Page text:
Professor Della Giusta says that we have seen this data for a long time, however the worse news comes from the field of economics, which seems to be stagnating in terms of female representation. If markets functioned perfectly, the pay-gap is the kind of imperfection that shouldn’t exist for very long, says Prof. Della Giusta, so considerable amounts of research have been carried out in economics to understand its causes and persistence and there is a vast body of evidence pointing to segregation of women in low paying professions and the effect of career breaks on pay, but also on discrimination in hiring, pay and promotion.
Prof. Koundouri is convinced that giving women a chance to climb the ladder is only part of the equation. The other part is supporting women whilst they climb. It’s not just about the plan, but also about the implementation of the plan and its supervision. Having the right systems to monitor change and support women within all the different workforces means not only supporting them financially, but also, and most importantly, supporting them psychologically and legally across their careers. As much as it is a societal challenge, it is also a cultural one. One needs to recognize that a cultural shift needs to occur in order to grant women a seat at the table, a chair in the executive meetings, and a title that allows them to secure respect of their male counterparts.
“We often say that it is the workplace that needs to change. The opportunities tend to coincide with the peak fertility years, so women tend to suffer from the concept of parental penalty. We need to focus on making existing workplaces ready for these kinds of changes, not only in the case of gender, but every single aspect of diversity.”Professor Della Giusta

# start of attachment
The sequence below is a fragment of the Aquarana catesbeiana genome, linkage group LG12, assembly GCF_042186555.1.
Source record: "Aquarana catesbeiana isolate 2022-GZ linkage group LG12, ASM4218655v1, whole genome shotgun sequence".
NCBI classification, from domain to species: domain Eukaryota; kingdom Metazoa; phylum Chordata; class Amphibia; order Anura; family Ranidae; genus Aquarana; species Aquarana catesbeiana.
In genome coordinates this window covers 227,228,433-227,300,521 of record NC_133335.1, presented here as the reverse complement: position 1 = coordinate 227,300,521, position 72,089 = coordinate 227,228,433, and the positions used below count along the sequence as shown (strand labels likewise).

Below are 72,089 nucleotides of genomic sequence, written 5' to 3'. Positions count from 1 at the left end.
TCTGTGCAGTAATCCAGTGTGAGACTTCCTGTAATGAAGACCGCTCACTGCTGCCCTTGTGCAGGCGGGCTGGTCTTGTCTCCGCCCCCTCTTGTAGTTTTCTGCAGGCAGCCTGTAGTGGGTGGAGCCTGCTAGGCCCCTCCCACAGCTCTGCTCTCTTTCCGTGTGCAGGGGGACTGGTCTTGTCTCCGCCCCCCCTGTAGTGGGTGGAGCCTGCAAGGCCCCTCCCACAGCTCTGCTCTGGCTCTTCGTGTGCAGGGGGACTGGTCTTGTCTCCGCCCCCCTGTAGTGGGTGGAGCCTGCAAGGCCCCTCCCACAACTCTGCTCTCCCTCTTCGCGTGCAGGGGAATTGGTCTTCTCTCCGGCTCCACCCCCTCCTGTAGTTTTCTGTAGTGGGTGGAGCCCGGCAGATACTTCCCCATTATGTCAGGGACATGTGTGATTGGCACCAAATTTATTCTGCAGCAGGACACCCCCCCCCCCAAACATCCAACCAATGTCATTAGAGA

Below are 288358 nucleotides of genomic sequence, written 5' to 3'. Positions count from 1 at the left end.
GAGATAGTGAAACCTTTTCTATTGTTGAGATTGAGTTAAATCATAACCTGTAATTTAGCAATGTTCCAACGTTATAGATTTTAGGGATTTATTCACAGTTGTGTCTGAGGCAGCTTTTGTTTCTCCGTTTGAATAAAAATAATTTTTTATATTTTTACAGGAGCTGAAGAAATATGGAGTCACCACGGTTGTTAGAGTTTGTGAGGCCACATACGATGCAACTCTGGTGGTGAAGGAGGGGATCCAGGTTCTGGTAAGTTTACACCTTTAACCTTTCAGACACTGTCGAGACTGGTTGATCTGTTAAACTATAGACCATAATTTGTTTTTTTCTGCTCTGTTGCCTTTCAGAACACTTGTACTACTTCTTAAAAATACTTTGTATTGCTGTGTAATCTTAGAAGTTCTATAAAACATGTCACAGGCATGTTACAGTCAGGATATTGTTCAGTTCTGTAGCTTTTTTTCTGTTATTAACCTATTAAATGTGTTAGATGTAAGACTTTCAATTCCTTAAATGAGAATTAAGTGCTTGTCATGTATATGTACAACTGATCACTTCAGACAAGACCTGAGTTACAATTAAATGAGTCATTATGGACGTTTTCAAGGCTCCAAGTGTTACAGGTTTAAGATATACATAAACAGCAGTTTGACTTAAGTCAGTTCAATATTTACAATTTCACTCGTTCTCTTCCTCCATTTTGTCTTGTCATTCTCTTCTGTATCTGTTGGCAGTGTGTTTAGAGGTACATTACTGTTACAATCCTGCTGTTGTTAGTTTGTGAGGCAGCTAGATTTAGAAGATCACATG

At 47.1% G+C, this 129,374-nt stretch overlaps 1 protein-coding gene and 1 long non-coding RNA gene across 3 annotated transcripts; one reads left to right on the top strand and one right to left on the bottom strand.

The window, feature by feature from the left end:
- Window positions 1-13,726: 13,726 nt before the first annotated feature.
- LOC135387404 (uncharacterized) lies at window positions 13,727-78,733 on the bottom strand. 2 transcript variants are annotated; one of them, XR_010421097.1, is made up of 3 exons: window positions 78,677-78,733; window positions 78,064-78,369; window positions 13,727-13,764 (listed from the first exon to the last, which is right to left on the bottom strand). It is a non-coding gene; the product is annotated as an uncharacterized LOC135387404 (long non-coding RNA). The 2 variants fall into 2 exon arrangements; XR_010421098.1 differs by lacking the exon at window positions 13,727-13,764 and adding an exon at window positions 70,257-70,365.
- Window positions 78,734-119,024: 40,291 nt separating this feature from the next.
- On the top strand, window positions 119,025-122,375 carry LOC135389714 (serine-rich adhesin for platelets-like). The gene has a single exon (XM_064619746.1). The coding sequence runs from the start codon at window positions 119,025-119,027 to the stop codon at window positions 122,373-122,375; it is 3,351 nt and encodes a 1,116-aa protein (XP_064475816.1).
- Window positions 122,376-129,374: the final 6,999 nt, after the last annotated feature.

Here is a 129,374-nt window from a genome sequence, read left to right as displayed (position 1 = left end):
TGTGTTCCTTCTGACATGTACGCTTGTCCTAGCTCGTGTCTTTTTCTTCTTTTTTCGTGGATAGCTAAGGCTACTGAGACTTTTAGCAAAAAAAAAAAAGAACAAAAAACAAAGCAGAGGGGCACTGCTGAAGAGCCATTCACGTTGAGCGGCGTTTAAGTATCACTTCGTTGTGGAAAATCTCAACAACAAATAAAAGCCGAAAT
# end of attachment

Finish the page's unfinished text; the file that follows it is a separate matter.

As much as it is a societal challenge, it is also a cultural one that needs men to accept the challenge of being measured along the same yardstick as women, which is in itself is a costly process. One needs to recognize that a cultural shift needs to occur in order to grant women a seat at the table, a chair in the executive meetings, and a title that allows them to deem respect by their male counterparts, and this cultural shift is not just about making women more confident or ambitious (evidence suggests that they are!): it is the workplace that needs to change, if the right opportunities are to be provided, says Prof. Della Giusta. The opportunities tend to coincide with the peak fertility years, and women pay a significant parental penalty which means a permanent reduction in earnings over the career path once they have the first child, compared to childless women with identical skills. This penalty is not paid by men. We need to focus on making existing workplaces ready for these kinds of changes, not only in the case of gender, but every single aspect of diversity if we are to value talent regardless of physical appearance.